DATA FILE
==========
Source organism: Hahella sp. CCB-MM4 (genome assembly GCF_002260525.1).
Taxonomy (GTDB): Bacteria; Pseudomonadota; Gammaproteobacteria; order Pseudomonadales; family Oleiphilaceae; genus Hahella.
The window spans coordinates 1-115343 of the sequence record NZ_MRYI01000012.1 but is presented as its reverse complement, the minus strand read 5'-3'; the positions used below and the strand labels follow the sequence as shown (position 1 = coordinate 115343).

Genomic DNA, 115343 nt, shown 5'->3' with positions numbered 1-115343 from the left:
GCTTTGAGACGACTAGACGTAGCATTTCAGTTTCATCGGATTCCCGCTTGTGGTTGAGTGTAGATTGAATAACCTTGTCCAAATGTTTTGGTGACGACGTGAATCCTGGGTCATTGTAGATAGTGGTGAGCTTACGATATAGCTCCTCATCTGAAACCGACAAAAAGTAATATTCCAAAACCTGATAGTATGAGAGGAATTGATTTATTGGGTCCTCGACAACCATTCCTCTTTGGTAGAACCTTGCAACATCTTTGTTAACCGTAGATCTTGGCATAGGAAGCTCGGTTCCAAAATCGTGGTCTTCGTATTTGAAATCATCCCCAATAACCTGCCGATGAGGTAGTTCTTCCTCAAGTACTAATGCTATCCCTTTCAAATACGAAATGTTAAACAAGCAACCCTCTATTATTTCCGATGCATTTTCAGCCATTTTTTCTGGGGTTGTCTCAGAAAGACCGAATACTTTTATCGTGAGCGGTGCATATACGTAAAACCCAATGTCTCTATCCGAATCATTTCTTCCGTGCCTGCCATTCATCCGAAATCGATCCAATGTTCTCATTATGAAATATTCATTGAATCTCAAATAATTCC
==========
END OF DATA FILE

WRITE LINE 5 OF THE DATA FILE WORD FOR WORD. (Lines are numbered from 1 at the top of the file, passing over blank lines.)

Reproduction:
GCTTTGAGACGACTAGACGTAGCATTTCAGTTTCATCGGATTCCCGCTTGTGGTTGAGTGTAGATTGAATAACCTTGTCCAAATGTTTTGGTGACGACGTGAATCCTGGGTCATTGTAGATAGTGGTGAGCTTACGATATAGCTCCTCATCTGAAACCGACAAAAAGTAATATTCCAAAACCTGATAGTATGAGAGGAATTGATTTATTGGGTCCTCGACAACCATTCCTCTTTGGTAGAACCTTGCAACATCTTTGTTAACCGTAGATCTTGGCATAGGAAGCTCGGTTCCAAAATCGTGGTCTTCGTATTTGAAATCATCCCCAATAACCTGCCGATGAGGTAGTTCTTCCTCAAGTACTAATGCTATCCCTTTCAAATACGAAATGTTAAACAAGCAACCCTCTATTATTTCCGATGCATTTTCAGCCATTTTTTCTGGGGTTGTCTCAGAAAGACCGAATACTTTTATCGTGAGCGGTGCATATACGTAAAACCCAATGTCTCTATCCGAATCATTTCTTCCGTGCCTGCCATTCATCCGAAATCGATCCAATGTTCTCATTATGAAATATTCATTGAATCTCAAATAATTCC